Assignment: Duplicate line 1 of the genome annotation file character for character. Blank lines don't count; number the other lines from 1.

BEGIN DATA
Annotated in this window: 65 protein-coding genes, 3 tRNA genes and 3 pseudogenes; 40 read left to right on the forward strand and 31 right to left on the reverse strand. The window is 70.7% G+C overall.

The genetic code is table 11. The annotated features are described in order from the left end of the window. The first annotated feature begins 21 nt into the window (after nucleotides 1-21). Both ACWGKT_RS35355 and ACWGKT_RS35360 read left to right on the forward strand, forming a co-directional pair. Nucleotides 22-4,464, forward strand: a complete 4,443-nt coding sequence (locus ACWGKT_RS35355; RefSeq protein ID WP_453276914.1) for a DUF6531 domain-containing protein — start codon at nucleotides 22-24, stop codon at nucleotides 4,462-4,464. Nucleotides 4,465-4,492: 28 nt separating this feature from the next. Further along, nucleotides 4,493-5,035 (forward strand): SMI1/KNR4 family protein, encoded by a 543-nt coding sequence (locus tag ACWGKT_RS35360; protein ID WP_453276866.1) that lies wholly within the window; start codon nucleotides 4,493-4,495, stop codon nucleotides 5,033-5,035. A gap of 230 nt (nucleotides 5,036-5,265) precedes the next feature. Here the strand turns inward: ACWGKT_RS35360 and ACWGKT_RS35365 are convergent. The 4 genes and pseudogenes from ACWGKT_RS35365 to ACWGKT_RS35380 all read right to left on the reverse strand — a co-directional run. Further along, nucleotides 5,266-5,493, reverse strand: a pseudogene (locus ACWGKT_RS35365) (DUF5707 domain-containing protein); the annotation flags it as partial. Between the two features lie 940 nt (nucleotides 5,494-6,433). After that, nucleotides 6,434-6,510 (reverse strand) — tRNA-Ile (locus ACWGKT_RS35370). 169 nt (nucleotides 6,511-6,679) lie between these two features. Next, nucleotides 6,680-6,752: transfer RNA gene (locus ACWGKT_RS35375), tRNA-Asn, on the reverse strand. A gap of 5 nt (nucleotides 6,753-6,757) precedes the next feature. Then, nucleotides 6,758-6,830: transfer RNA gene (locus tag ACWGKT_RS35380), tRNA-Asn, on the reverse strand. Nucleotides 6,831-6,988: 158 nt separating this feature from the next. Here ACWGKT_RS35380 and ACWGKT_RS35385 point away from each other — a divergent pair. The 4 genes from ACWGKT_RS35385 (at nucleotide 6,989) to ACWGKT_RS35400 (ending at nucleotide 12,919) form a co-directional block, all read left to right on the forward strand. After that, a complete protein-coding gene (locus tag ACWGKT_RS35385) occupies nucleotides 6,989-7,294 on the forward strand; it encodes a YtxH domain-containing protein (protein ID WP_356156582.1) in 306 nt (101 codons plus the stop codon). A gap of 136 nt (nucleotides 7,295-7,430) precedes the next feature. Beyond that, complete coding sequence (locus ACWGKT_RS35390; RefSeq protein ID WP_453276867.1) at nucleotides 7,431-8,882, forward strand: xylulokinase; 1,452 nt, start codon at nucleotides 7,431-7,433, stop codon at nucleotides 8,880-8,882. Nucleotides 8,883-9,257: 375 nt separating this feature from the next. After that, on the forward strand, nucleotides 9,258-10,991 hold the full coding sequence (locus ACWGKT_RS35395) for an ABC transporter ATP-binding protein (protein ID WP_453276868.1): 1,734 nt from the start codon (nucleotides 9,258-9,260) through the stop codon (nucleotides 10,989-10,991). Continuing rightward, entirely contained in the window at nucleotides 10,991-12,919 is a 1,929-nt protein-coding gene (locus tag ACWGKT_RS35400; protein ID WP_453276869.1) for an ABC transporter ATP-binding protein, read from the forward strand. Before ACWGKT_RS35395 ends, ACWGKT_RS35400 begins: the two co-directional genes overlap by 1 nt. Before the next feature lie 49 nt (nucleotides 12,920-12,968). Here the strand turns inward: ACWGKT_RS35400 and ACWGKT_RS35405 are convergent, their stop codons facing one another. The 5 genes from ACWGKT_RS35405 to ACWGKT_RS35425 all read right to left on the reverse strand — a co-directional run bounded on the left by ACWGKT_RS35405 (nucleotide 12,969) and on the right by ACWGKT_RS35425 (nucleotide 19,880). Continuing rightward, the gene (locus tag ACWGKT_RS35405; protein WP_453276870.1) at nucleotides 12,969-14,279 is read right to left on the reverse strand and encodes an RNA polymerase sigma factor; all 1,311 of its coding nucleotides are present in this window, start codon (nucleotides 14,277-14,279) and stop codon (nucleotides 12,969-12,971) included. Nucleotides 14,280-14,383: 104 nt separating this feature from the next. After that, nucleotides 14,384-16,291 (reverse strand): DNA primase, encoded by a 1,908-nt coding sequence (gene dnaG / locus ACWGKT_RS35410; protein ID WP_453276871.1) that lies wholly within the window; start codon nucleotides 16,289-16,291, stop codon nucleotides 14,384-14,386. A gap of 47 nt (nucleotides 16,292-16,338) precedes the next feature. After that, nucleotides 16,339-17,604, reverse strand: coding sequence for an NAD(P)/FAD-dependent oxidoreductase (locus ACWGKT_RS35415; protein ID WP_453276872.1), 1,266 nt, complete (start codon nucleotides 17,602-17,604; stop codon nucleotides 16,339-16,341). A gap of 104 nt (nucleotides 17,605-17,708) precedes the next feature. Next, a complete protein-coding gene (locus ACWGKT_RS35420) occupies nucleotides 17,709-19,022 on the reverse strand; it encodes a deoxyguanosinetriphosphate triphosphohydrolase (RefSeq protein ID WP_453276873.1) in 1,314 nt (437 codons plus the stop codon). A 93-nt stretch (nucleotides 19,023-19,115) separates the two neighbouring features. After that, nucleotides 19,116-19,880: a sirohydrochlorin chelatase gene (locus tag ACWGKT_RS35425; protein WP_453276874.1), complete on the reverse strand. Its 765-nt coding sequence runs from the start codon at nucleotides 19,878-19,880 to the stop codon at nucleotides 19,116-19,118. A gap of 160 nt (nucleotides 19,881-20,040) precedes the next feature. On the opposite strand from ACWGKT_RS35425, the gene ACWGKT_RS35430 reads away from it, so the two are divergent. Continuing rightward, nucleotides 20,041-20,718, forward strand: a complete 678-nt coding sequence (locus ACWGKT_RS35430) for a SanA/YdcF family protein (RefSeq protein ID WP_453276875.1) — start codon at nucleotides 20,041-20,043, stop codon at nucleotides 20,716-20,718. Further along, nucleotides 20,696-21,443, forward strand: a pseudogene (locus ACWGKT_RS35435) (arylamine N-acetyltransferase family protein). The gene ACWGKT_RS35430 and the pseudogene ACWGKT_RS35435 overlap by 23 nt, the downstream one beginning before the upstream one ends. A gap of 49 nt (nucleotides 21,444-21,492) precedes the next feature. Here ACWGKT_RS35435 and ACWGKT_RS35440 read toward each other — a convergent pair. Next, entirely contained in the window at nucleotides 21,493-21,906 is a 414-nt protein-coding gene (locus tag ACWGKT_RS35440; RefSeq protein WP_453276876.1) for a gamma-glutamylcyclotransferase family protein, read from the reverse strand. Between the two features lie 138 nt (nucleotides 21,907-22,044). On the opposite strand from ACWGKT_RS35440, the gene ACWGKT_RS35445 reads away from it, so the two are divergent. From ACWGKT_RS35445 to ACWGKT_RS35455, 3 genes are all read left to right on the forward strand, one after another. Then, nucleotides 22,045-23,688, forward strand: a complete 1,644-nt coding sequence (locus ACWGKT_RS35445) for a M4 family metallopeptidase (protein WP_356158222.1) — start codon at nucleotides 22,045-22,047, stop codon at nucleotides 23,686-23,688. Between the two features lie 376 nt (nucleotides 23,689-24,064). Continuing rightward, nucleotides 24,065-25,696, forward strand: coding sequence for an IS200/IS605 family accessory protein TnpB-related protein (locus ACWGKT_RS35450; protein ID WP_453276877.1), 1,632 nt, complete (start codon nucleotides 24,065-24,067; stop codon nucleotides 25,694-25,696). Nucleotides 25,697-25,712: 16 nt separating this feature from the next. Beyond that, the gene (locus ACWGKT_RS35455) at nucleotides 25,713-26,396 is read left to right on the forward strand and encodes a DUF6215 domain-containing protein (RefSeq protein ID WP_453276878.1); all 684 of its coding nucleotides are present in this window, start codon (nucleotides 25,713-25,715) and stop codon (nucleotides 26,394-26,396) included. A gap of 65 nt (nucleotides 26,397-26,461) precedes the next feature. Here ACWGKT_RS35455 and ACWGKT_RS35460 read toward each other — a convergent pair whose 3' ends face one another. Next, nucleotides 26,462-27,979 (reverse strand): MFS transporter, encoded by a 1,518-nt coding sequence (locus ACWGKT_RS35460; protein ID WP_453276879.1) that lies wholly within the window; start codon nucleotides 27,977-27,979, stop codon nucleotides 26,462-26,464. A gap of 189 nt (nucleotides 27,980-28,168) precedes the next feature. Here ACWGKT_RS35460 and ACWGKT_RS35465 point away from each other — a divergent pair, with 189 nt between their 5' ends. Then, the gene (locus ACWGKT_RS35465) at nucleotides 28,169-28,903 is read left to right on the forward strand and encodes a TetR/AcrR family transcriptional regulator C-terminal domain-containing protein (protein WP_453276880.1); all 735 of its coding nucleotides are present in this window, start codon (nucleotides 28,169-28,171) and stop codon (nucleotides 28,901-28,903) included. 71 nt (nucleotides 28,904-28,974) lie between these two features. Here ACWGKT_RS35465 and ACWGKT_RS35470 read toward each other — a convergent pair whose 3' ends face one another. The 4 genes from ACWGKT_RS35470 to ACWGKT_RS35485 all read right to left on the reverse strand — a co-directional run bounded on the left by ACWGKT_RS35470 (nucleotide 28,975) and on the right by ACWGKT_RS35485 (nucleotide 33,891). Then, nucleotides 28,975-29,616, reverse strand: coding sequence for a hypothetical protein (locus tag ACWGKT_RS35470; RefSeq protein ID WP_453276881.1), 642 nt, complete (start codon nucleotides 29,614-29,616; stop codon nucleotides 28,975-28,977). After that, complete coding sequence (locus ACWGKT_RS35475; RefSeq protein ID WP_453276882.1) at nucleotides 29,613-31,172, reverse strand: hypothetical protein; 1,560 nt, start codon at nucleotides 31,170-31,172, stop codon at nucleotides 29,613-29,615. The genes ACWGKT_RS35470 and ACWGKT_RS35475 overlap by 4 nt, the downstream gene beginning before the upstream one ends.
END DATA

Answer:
Annotated in this window: 65 protein-coding genes, 3 tRNA genes and 3 pseudogenes; 40 read left to right on the forward strand and 31 right to left on the reverse strand. The window is 70.7% G+C overall.